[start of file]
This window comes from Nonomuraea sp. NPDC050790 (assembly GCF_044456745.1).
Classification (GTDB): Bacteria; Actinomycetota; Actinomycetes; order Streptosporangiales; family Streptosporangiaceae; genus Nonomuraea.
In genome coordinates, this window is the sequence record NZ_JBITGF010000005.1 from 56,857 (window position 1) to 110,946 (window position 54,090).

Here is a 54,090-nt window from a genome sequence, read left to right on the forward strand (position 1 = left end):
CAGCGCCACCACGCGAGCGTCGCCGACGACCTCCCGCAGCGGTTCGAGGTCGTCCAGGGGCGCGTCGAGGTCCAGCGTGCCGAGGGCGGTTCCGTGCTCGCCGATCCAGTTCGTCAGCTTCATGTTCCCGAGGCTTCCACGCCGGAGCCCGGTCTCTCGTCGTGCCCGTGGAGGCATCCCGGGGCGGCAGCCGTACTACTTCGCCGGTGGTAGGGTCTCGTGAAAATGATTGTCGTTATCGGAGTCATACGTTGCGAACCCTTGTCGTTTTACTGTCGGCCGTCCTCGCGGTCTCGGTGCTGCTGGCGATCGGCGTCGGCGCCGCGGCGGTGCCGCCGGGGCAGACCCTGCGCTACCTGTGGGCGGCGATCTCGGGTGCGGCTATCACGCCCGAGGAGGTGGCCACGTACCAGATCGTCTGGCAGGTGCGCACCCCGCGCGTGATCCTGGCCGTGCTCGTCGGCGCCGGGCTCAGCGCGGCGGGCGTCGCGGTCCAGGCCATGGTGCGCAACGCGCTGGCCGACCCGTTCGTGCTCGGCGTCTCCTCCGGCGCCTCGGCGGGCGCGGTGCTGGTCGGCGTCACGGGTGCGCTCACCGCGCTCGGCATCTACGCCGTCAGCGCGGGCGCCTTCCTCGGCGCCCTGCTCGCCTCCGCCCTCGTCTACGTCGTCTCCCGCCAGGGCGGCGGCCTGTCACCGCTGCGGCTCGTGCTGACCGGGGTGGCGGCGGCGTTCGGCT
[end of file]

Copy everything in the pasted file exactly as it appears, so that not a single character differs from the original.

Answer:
This window comes from Nonomuraea sp. NPDC050790 (assembly GCF_044456745.1).
Classification (GTDB): Bacteria; Actinomycetota; Actinomycetes; order Streptosporangiales; family Streptosporangiaceae; genus Nonomuraea.
In genome coordinates, this window is the sequence record NZ_JBITGF010000005.1 from 56,857 (window position 1) to 110,946 (window position 54,090).

Here is a 54,090-nt window from a genome sequence, read left to right on the forward strand (position 1 = left end):
CAGCGCCACCACGCGAGCGTCGCCGACGACCTCCCGCAGCGGTTCGAGGTCGTCCAGGGGCGCGTCGAGGTCCAGCGTGCCGAGGGCGGTTCCGTGCTCGCCGATCCAGTTCGTCAGCTTCATGTTCCCGAGGCTTCCACGCCGGAGCCCGGTCTCTCGTCGTGCCCGTGGAGGCATCCCGGGGCGGCAGCCGTACTACTTCGCCGGTGGTAGGGTCTCGTGAAAATGATTGTCGTTATCGGAGTCATACGTTGCGAACCCTTGTCGTTTTACTGTCGGCCGTCCTCGCGGTCTCGGTGCTGCTGGCGATCGGCGTCGGCGCCGCGGCGGTGCCGCCGGGGCAGACCCTGCGCTACCTGTGGGCGGCGATCTCGGGTGCGGCTATCACGCCCGAGGAGGTGGCCACGTACCAGATCGTCTGGCAGGTGCGCACCCCGCGCGTGATCCTGGCCGTGCTCGTCGGCGCCGGGCTCAGCGCGGCGGGCGTCGCGGTCCAGGCCATGGTGCGCAACGCGCTGGCCGACCCGTTCGTGCTCGGCGTCTCCTCCGGCGCCTCGGCGGGCGCGGTGCTGGTCGGCGTCACGGGTGCGCTCACCGCGCTCGGCATCTACGCCGTCAGCGCGGGCGCCTTCCTCGGCGCCCTGCTCGCCTCCGCCCTCGTCTACGTCGTCTCCCGCCAGGGCGGCGGCCTGTCACCGCTGCGGCTCGTGCTGACCGGGGTGGCGGCGGCGTTCGGCT